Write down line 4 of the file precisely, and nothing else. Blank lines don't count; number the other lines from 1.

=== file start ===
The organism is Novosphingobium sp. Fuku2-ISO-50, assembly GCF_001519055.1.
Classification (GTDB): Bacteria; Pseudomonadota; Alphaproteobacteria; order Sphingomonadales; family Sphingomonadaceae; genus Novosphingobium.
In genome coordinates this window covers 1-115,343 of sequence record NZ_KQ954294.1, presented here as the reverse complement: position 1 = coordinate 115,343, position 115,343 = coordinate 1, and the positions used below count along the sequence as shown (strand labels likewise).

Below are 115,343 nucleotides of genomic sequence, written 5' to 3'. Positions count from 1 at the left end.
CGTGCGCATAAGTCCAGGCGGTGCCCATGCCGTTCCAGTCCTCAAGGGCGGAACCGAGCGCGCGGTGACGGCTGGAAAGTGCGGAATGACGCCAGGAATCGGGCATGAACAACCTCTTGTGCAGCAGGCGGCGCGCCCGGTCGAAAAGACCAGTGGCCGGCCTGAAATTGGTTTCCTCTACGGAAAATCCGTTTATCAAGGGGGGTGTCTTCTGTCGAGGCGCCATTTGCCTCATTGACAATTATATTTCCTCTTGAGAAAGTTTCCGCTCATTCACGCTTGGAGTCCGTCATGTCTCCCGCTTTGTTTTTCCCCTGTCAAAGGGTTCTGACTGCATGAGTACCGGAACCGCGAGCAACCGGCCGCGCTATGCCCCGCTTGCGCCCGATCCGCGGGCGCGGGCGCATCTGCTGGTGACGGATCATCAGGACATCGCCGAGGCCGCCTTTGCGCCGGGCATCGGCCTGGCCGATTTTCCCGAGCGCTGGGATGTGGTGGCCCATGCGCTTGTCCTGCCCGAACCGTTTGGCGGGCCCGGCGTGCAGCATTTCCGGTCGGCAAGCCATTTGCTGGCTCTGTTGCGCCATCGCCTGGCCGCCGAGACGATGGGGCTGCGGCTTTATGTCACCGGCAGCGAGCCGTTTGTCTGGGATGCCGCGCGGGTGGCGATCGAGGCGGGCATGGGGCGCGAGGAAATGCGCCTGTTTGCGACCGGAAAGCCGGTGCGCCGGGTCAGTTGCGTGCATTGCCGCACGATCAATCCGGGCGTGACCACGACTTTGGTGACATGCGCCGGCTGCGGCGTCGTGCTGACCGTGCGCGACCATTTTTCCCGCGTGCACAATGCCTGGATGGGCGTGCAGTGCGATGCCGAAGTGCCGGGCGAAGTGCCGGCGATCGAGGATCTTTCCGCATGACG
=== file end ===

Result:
Below are 115,343 nucleotides of genomic sequence, written 5' to 3'. Positions count from 1 at the left end.